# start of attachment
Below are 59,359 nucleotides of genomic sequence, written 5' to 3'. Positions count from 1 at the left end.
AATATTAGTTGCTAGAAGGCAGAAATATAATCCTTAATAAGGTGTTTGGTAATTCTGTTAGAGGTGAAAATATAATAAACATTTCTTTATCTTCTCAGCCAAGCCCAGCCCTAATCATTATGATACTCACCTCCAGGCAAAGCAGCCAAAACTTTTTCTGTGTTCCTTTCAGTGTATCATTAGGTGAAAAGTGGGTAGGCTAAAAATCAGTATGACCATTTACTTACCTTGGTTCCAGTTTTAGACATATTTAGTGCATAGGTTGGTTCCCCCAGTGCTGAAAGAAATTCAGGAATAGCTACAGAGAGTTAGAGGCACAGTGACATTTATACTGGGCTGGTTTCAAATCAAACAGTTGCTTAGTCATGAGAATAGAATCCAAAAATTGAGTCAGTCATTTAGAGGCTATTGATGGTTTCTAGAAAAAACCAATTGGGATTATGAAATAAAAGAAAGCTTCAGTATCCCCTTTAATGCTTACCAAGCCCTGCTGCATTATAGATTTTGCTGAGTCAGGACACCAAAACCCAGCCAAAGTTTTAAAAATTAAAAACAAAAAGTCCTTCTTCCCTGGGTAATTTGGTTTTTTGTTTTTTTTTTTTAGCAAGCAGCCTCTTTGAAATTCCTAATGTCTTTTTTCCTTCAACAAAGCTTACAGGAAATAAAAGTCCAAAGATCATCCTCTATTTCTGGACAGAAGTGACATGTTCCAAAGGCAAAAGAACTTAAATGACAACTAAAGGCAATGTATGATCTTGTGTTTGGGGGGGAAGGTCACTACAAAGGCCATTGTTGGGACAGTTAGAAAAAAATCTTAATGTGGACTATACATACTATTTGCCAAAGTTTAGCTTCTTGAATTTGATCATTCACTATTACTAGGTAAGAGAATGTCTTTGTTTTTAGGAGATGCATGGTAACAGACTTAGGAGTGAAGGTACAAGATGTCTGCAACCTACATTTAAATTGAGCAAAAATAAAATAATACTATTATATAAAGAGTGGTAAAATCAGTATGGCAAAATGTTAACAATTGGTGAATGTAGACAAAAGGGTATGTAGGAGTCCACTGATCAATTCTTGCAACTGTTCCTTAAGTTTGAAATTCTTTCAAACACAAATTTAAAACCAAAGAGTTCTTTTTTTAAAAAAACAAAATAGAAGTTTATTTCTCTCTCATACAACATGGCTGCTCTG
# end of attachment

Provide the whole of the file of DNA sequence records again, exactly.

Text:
Below are 59,359 nucleotides of genomic sequence, written 5' to 3'. Positions count from 1 at the left end.
AATATTAGTTGCTAGAAGGCAGAAATATAATCCTTAATAAGGTGTTTGGTAATTCTGTTAGAGGTGAAAATATAATAAACATTTCTTTATCTTCTCAGCCAAGCCCAGCCCTAATCATTATGATACTCACCTCCAGGCAAAGCAGCCAAAACTTTTTCTGTGTTCCTTTCAGTGTATCATTAGGTGAAAAGTGGGTAGGCTAAAAATCAGTATGACCATTTACTTACCTTGGTTCCAGTTTTAGACATATTTAGTGCATAGGTTGGTTCCCCCAGTGCTGAAAGAAATTCAGGAATAGCTACAGAGAGTTAGAGGCACAGTGACATTTATACTGGGCTGGTTTCAAATCAAACAGTTGCTTAGTCATGAGAATAGAATCCAAAAATTGAGTCAGTCATTTAGAGGCTATTGATGGTTTCTAGAAAAAACCAATTGGGATTATGAAATAAAAGAAAGCTTCAGTATCCCCTTTAATGCTTACCAAGCCCTGCTGCATTATAGATTTTGCTGAGTCAGGACACCAAAACCCAGCCAAAGTTTTAAAAATTAAAAACAAAAAGTCCTTCTTCCCTGGGTAATTTGGTTTTTTGTTTTTTTTTTTTAGCAAGCAGCCTCTTTGAAATTCCTAATGTCTTTTTTCCTTCAACAAAGCTTACAGGAAATAAAAGTCCAAAGATCATCCTCTATTTCTGGACAGAAGTGACATGTTCCAAAGGCAAAAGAACTTAAATGACAACTAAAGGCAATGTATGATCTTGTGTTTGGGGGGGAAGGTCACTACAAAGGCCATTGTTGGGACAGTTAGAAAAAAATCTTAATGTGGACTATACATACTATTTGCCAAAGTTTAGCTTCTTGAATTTGATCATTCACTATTACTAGGTAAGAGAATGTCTTTGTTTTTAGGAGATGCATGGTAACAGACTTAGGAGTGAAGGTACAAGATGTCTGCAACCTACATTTAAATTGAGCAAAAATAAAATAATACTATTATATAAAGAGTGGTAAAATCAGTATGGCAAAATGTTAACAATTGGTGAATGTAGACAAAAGGGTATGTAGGAGTCCACTGATCAATTCTTGCAACTGTTCCTTAAGTTTGAAATTCTTTCAAACACAAATTTAAAACCAAAGAGTTCTTTTTTTAAAAAAACAAAATAGAAGTTTATTTCTCTCTCATACAACATGGCTGCTCTG